Tamil Nadu tops in plastic consumption no recycling model in place

Amid growing apprehension that the ban on import of plastic waste could be lifted, following China’s import ban, activists point out that there is no environment-friendly recycling model of plastic waste
Tamil Nadu tops in plastic consumption no recycling model in place
Representative Image

Chennai

China’s import ban on scrap plastic has left activists and environmentalists here worried, as it is likely that the waste from the western world could make its way to the sub-continent, Indonesia, Thailand and the Philippines. 
With many metros, including Chennai, struggling to implement an effective solid waste management disposal mechanism, the import of scrap plastic, if allowed, will put an immense strain on the recycling infrastructure, which is equipped only to handle domestic production. 
Dharmesh Shah, Policy Advisor, Global Alliance for Incinerator Alternatives (GAIA) said the country imports only post-production plastic, leftover from manufacturing industries. “Unlike China, scrap plastic import is banned in our country. But with China’s upcoming ban, the fear is that the law might be amended if the market opens. It is best to keep the plastic waste outside our country and let the western world deal with their plastic consumption, while we find ways to deal with our growing problem of plastic waste,” said the researcher, adding that Chennai is still grappling with ways to deal with its municipal solid waste, with a sizable portion including plastic waste. 
The problem plaguing the country’s plastic recycling industry is that most of it is disposed by illegal units, using unapproved techniques at a high energy and environmental cost. “There is a lot of informal recycling happening here. In Chennai, this is common on the fringes of dumpyards like Kodungaiyur. These informal units are backyard-run businesses, badly executed and highly toxic,” he said. 
Shah added that the current recycling infrastructure is equipped to handle local production only. “Most of our local plastic consumption goes into the dump yards, only a fraction gets recycled. To start with, there is no understanding of quantum and nature of plastic waste that we are dealing with. The current recycling infrastructure is enough to recycle what we generate locally. If the country plans to open scrap plastic import, more specialised recycling units which follow best practices should be set up and regulated,” pointed out the policy expert. 
GAIA’s report on state of plastics recycling revealed that plastic recycling rates have a low ceiling. “Most plastic resins are not economically or technically viable to recycle. Low oil and gas prices make virgin plastic cheap, which severely undermines recycling markets,” stated the report.
“Recycling is a myth, an industry narrative that portrays plastic as a miracle material, which can be recycled for other materials. That is not true as virgin plastic is added to recycled plastic to make new objects, which don’t last long. Most plastic waste – like chips packets and tetrapacks – cannot be recycled. The only way to deal with plastic waste is to stop generating it in the first place,” said Satyarupa Sekhar, Director, Government Outreach and Advocacy, Citizen Consumer and Civic Action Group (CAG).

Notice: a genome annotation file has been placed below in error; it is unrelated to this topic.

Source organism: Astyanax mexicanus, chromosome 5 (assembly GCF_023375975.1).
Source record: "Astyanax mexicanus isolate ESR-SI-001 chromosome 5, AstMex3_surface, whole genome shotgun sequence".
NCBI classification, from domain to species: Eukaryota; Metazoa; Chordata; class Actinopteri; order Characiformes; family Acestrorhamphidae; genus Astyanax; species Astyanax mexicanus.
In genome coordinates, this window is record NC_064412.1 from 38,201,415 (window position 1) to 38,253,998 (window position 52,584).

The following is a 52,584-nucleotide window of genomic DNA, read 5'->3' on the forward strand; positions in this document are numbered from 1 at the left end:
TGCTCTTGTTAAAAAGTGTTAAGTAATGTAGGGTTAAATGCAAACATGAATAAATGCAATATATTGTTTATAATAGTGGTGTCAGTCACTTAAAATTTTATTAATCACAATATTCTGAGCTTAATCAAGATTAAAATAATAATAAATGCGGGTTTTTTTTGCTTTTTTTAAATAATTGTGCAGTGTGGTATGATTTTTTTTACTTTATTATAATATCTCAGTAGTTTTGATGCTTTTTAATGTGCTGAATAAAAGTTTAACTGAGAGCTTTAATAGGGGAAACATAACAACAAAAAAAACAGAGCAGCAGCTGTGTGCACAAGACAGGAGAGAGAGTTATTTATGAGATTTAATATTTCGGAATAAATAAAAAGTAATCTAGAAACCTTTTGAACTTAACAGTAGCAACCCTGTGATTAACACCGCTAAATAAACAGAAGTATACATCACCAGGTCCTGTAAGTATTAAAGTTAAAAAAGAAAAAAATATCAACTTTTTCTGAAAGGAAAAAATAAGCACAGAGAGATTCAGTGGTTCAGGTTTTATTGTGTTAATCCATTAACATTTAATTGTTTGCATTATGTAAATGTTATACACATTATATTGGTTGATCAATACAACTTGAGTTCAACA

This is not the first time that business has boomed around dealing with hazardous material. “There is no successful recycling model. For urban-local bodies, the way out is by incinerating plastic, which means breathing more toxic area,” she added. 
RECYCLING: NOT A PLEASANT PICTURE
GLOBAL SCENARIO:
  • Global annual production increased from 2 million tonnes in 1950 to 381 million tonnes in 2015.
  • By 2050, this is estimated to touch 34,000 million tonnes.
  • Recent data shows that only 9% of all plastic ever discarded since 1950 has been recycled, and the rest became pollution in landfills, dumpsites, incinerator emissions, or oceans.
INDIA’S PLASTIC RECYCLING INDUSTRY:
  • Indians consume 0.6 million tonnes of recycled PET annually.
  • The PET collection rate in India is the second highest in the world at 70%.
  • Saudi Arabia, UAE, Spain and UK are the top exporters of PET bottles to India.
  • Total imports in 2014-15 was USD 20.58 million.
LAWS:
  • The Hazardous and Other Waste (Management and Transboundary Movement) Rules, 2016, bans the import of scrap plastic. India imports only PET and post-production rejects
CHENNAI’S VIEW:
  • TN leads the south Indian states in plastic consumption and manufacturing (9 lakh tonnes at a revenue of Rs 18,000 crores).
  • According to Central Pollution Control Board data, Chennai generates 429 tonnes of plastic waste per day. This is 9.54% of total municipal solid waste.
  • The Greater Chennai Corporation’s estimated generation of Solid Waste per day is 4,500 tonnes. Out of this, consumable plastic is 5.86% and industrial plastic is 1.18%.
  • However, experts said that there is still no clear idea on the quantity of plastic waste generated and the quantum which is recycled.
RECYCLING INFRASTRUCTURE:
  • There are 3,500 recycling operations registered in the country and about 4,000 non-registered.
  • According to the local industry, total recycled plastics in India account for 4 million metric tonnes.
  • Main resins recycled are PET, HDPE, PVC, LDPE, PP and PS.
BUSINESS CHALLENGES:
  • Businesses in the sector operate in a grey area where their operations are not deemed as completely illegal but they are outside the purview of the written laws.
  • Recycling technologies adopted by the sector is largely indigenous and often without pollution control devices.
  • The environmental and health impacts of such operations have been poorly studied.

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